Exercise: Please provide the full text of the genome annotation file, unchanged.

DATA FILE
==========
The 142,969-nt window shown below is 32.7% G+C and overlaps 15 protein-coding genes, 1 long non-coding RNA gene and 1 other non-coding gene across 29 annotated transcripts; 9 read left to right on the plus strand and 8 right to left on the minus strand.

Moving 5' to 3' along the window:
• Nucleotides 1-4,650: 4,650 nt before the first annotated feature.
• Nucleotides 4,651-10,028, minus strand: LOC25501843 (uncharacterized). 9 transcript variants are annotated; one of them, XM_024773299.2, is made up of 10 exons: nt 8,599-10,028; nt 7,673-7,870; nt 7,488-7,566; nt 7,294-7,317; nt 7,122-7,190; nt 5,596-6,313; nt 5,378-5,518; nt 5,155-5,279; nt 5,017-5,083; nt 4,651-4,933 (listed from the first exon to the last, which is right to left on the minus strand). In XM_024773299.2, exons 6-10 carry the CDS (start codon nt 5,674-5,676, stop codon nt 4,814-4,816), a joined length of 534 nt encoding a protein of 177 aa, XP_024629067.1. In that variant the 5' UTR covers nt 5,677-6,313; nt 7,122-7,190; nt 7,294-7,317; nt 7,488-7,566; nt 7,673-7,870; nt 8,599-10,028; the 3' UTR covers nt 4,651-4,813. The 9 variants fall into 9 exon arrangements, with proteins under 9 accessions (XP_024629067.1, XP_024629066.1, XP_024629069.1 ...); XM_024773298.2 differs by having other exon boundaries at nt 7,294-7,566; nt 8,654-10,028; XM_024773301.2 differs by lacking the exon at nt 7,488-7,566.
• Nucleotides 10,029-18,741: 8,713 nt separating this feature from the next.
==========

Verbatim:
The 142,969-nt window shown below is 32.7% G+C and overlaps 15 protein-coding genes, 1 long non-coding RNA gene and 1 other non-coding gene across 29 annotated transcripts; 9 read left to right on the plus strand and 8 right to left on the minus strand.

Moving 5' to 3' along the window:
• Nucleotides 1-4,650: 4,650 nt before the first annotated feature.
• Nucleotides 4,651-10,028, minus strand: LOC25501843 (uncharacterized). 9 transcript variants are annotated; one of them, XM_024773299.2, is made up of 10 exons: nt 8,599-10,028; nt 7,673-7,870; nt 7,488-7,566; nt 7,294-7,317; nt 7,122-7,190; nt 5,596-6,313; nt 5,378-5,518; nt 5,155-5,279; nt 5,017-5,083; nt 4,651-4,933 (listed from the first exon to the last, which is right to left on the minus strand). In XM_024773299.2, exons 6-10 carry the CDS (start codon nt 5,674-5,676, stop codon nt 4,814-4,816), a joined length of 534 nt encoding a protein of 177 aa, XP_024629067.1. In that variant the 5' UTR covers nt 5,677-6,313; nt 7,122-7,190; nt 7,294-7,317; nt 7,488-7,566; nt 7,673-7,870; nt 8,599-10,028; the 3' UTR covers nt 4,651-4,813. The 9 variants fall into 9 exon arrangements, with proteins under 9 accessions (XP_024629067.1, XP_024629066.1, XP_024629069.1 ...); XM_024773298.2 differs by having other exon boundaries at nt 7,294-7,566; nt 8,654-10,028; XM_024773301.2 differs by lacking the exon at nt 7,488-7,566.
• Nucleotides 10,029-18,741: 8,713 nt separating this feature from the next.